• The recognition of new classes of high-sulfidation and shallow-water VMS deposits and their genetic association with differentiated magmatic suites in both calc-alkaline and alkaline volcanic arcs opens up new terranes and volcanic enrvironments to exploration that were previously considered non-prospective for VMS. These environments include arc fronts and successor magmatic arcs in addition to primitive rifted arc and back-arc terranes. Calc-alkaline to alkaline terranes such as the Triassic Nicola Group and the Lower Jurassic Hazelton Group in BC should be revisited for atypical VMS deposits. Evolved parts of Archean greenstone terranes, in particular >2.8 Ga terranes, in which there was involvement of early sialic crust, should also be considered in this context; i.e. Frotet-Troilus domain, Grand Nord, North Caribou, and western Slave subprovinces. • Incipient rift environments of the Paleoproterozoic TransHudson Orogen. The presence of large volumes of iron formation and associated VMS mineralization in the Labrador Trough is evidence of extensive hydrothermal systems generated in these 2.1 to 2.0 Ga rift systems on both margins of the orogen. Why did these not develop large VMS deposits as in other Fe-formation rich environments (e.g., Manitouwadge)? • Intrusions associated with Ni-Cu-PGE mineralization represent large volumes of magma commonly emplaced at shallow crustal levels as part of volcano-plutonic complexes. If emplaced in a subaqueous environment, these terranes should be highly prospective for mafic siliciclastic or maficdominated VMS deposits. These may include the submarine volcanic stratigraphy above the Fox River and Bird River sills in Manitoba and possibly the Bad Vermilion anorthositic complex in southwestern Ontario. • Intra-continental back-arc environments have been recognized as highly prospective for VMS. Where are the continental back-arc environments in the Superior, Slave and Grenville provinces? Have we explored enough in the +2.8 Ga or < 1.5 Ga terranes?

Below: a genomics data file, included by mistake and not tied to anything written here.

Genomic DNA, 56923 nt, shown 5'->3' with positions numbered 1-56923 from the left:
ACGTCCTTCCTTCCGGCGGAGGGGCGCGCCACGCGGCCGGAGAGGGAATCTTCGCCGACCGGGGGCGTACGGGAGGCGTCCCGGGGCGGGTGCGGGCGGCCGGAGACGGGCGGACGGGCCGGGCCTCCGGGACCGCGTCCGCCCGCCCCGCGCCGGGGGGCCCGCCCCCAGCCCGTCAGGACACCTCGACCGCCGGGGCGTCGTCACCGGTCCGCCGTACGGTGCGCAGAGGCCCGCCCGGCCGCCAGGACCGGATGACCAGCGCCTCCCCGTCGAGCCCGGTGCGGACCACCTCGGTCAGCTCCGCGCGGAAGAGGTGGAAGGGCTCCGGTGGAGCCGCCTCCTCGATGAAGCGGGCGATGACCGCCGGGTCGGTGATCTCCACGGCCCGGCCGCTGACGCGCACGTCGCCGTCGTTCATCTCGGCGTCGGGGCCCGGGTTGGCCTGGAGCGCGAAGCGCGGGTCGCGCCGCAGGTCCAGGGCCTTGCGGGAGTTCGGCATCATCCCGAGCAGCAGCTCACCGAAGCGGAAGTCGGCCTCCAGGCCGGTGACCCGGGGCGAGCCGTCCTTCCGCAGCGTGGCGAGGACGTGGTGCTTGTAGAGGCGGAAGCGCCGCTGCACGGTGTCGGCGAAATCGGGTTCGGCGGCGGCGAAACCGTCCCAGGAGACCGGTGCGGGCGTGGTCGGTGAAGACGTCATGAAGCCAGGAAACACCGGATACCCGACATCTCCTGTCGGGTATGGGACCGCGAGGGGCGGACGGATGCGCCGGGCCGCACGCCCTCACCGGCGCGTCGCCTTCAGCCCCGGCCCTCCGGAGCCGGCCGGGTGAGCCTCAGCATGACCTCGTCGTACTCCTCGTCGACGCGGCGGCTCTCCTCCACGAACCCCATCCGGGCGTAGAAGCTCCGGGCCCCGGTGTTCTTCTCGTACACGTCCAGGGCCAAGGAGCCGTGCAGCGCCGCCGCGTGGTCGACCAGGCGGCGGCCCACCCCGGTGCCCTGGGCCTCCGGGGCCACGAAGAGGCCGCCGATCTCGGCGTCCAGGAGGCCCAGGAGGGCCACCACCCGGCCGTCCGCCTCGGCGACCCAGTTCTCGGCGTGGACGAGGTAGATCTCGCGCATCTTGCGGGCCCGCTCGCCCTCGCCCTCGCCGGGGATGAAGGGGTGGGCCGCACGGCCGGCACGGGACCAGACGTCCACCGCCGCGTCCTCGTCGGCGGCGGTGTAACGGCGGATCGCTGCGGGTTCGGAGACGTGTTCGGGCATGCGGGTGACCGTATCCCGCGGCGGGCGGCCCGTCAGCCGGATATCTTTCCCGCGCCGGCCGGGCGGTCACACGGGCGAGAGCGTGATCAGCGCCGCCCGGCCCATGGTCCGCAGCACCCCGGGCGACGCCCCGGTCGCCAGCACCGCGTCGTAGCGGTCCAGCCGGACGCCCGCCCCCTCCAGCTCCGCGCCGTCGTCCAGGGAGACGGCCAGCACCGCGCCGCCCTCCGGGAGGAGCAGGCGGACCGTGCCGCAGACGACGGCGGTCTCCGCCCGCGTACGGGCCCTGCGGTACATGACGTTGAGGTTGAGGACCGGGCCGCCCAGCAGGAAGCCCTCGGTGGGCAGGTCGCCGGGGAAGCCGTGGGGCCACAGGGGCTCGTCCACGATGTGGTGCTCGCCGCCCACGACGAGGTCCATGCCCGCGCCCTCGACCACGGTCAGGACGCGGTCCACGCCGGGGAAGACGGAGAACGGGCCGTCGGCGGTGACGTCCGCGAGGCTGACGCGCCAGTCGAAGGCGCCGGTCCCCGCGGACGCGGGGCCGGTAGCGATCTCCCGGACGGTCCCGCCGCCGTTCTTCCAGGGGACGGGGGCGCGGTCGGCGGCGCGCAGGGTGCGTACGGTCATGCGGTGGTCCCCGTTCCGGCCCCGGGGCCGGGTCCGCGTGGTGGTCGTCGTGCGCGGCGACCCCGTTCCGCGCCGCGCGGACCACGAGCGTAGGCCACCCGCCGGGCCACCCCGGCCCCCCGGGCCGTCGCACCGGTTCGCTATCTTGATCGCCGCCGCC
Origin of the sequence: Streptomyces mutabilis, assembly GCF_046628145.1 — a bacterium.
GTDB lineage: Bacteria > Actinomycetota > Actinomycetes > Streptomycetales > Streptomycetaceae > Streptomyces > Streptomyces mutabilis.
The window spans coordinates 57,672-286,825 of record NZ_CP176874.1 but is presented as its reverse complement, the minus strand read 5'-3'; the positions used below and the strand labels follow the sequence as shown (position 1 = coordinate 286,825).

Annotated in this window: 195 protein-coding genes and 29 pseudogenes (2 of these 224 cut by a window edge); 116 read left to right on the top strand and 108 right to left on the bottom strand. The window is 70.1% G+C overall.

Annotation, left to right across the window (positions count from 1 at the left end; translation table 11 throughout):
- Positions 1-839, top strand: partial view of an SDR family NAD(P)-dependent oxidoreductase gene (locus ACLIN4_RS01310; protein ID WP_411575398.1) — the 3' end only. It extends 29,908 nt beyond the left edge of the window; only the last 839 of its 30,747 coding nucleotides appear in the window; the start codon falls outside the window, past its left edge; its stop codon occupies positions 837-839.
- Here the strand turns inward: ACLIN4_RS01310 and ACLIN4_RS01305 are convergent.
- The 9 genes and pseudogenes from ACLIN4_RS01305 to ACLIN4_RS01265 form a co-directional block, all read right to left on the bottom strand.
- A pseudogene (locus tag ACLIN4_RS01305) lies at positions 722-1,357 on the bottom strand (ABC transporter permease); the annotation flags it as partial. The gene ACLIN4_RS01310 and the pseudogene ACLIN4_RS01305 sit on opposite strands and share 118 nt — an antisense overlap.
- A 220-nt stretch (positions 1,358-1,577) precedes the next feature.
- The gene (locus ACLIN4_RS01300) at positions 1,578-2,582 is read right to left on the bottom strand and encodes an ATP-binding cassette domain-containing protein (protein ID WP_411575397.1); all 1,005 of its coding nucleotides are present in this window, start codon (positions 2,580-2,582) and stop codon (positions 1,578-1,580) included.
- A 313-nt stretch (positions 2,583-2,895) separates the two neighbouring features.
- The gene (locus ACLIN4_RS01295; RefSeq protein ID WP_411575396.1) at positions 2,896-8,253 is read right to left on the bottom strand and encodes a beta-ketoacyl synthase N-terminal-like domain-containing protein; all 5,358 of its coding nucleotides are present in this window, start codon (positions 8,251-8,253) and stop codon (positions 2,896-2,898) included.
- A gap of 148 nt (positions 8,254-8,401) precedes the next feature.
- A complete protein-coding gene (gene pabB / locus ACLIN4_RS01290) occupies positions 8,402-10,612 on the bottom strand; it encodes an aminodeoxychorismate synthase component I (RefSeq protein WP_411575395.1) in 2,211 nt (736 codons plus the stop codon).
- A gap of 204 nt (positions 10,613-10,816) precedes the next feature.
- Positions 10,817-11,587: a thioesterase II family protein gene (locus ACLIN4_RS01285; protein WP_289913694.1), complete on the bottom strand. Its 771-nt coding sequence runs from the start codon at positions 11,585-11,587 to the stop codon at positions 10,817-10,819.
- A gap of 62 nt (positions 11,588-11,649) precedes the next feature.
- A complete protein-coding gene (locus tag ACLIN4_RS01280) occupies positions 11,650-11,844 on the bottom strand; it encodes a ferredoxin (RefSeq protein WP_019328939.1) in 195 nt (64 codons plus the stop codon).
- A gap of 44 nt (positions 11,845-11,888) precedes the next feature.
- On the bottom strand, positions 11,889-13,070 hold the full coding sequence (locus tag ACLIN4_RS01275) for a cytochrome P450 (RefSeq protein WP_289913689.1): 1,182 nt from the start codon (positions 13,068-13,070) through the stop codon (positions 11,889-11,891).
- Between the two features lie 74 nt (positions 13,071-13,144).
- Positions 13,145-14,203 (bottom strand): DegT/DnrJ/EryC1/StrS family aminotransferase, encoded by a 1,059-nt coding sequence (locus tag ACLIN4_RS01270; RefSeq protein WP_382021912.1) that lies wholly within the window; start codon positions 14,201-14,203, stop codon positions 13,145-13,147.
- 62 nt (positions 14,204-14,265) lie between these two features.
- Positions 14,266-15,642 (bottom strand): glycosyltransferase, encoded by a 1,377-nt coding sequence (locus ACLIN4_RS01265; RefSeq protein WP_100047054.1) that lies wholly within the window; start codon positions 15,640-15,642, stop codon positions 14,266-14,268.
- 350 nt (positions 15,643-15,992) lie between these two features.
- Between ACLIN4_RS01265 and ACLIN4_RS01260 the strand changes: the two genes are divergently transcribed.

• Terranes affected by thin-skinned fold-thrust tectonics present special challenges for exploration but are also highly prospective for VMS. The potential for new exploration targets in areas such as the Central Volcanic Belt of Newfoundland is high, and the lessons learned in the Iberian Pyrite Belt with respect to exploring in such terranes can be applied in these and other similar terranes in Canada.

VMS Synthesis

• The so-called oceanic terranes of BC, such as the Triassic
Slide Mountain and Cache Creek terrane, should be reevaluated for their VMS potential in light of the possibility that they represent back arc and not ocean basin environments. The presence of boninite and subvolcanic tonalite-trondhjemite intrusions rhyolites in these terranes would be key indicators of possible arc-back-arc systems. Boninite, in particular, is an indication of a depleted mantle source typical of nascent to back-arc regimes (Crawford et al., 1989; Stern et al., 1995; Kerrich at al., 1998; Piercey et al., 2001). References
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Alan Galley, Mark Hannington and Ian Jonasson